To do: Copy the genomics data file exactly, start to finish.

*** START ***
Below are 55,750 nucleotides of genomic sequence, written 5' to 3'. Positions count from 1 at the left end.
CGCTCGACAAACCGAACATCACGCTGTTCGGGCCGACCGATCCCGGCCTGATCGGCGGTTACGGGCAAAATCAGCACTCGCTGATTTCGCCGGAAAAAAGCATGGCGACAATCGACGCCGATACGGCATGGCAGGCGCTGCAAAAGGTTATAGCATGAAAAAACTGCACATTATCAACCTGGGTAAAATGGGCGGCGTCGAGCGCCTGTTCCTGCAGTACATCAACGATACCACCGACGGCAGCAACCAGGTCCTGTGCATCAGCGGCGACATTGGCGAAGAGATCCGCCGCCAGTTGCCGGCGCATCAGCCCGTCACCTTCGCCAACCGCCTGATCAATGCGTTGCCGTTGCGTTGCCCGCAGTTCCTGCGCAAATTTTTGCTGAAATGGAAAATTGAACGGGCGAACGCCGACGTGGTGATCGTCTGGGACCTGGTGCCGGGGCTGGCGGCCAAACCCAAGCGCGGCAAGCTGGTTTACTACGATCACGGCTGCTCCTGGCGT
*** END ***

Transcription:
Below are 55,750 nucleotides of genomic sequence, written 5' to 3'. Positions count from 1 at the left end.
CGCTCGACAAACCGAACATCACGCTGTTCGGGCCGACCGATCCCGGCCTGATCGGCGGTTACGGGCAAAATCAGCACTCGCTGATTTCGCCGGAAAAAAGCATGGCGACAATCGACGCCGATACGGCATGGCAGGCGCTGCAAAAGGTTATAGCATGAAAAAACTGCACATTATCAACCTGGGTAAAATGGGCGGCGTCGAGCGCCTGTTCCTGCAGTACATCAACGATACCACCGACGGCAGCAACCAGGTCCTGTGCATCAGCGGCGACATTGGCGAAGAGATCCGCCGCCAGTTGCCGGCGCATCAGCCCGTCACCTTCGCCAACCGCCTGATCAATGCGTTGCCGTTGCGTTGCCCGCAGTTCCTGCGCAAATTTTTGCTGAAATGGAAAATTGAACGGGCGAACGCCGACGTGGTGATCGTCTGGGACCTGGTGCCGGGGCTGGCGGCCAAACCCAAGCGCGGCAAGCTGGTTTACTACGATCACGGCTGCTCCTGGCGT